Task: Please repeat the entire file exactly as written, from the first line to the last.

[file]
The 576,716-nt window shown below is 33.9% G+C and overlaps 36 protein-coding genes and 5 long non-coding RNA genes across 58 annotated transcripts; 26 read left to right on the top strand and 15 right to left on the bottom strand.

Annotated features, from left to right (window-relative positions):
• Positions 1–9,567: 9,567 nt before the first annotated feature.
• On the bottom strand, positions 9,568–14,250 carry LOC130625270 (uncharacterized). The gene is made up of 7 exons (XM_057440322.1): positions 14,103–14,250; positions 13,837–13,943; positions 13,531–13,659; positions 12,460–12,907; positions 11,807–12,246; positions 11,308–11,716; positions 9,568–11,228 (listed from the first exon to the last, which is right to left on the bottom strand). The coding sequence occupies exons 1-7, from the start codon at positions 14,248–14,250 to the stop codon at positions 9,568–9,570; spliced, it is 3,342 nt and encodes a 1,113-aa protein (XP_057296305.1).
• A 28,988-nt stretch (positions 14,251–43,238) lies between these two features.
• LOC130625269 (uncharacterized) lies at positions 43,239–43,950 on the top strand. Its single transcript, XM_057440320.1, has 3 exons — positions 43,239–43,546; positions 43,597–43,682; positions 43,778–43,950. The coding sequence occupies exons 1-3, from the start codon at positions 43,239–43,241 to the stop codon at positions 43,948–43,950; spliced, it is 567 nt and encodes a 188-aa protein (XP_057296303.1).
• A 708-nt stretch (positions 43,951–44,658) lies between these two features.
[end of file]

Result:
The 576,716-nt window shown below is 33.9% G+C and overlaps 36 protein-coding genes and 5 long non-coding RNA genes across 58 annotated transcripts; 26 read left to right on the top strand and 15 right to left on the bottom strand.

Annotated features, from left to right (window-relative positions):
• Positions 1–9,567: 9,567 nt before the first annotated feature.
• On the bottom strand, positions 9,568–14,250 carry LOC130625270 (uncharacterized). The gene is made up of 7 exons (XM_057440322.1): positions 14,103–14,250; positions 13,837–13,943; positions 13,531–13,659; positions 12,460–12,907; positions 11,807–12,246; positions 11,308–11,716; positions 9,568–11,228 (listed from the first exon to the last, which is right to left on the bottom strand). The coding sequence occupies exons 1-7, from the start codon at positions 14,248–14,250 to the stop codon at positions 9,568–9,570; spliced, it is 3,342 nt and encodes a 1,113-aa protein (XP_057296305.1).
• A 28,988-nt stretch (positions 14,251–43,238) lies between these two features.
• LOC130625269 (uncharacterized) lies at positions 43,239–43,950 on the top strand. Its single transcript, XM_057440320.1, has 3 exons — positions 43,239–43,546; positions 43,597–43,682; positions 43,778–43,950. The coding sequence occupies exons 1-3, from the start codon at positions 43,239–43,241 to the stop codon at positions 43,948–43,950; spliced, it is 567 nt and encodes a 188-aa protein (XP_057296303.1).
• A 708-nt stretch (positions 43,951–44,658) lies between these two features.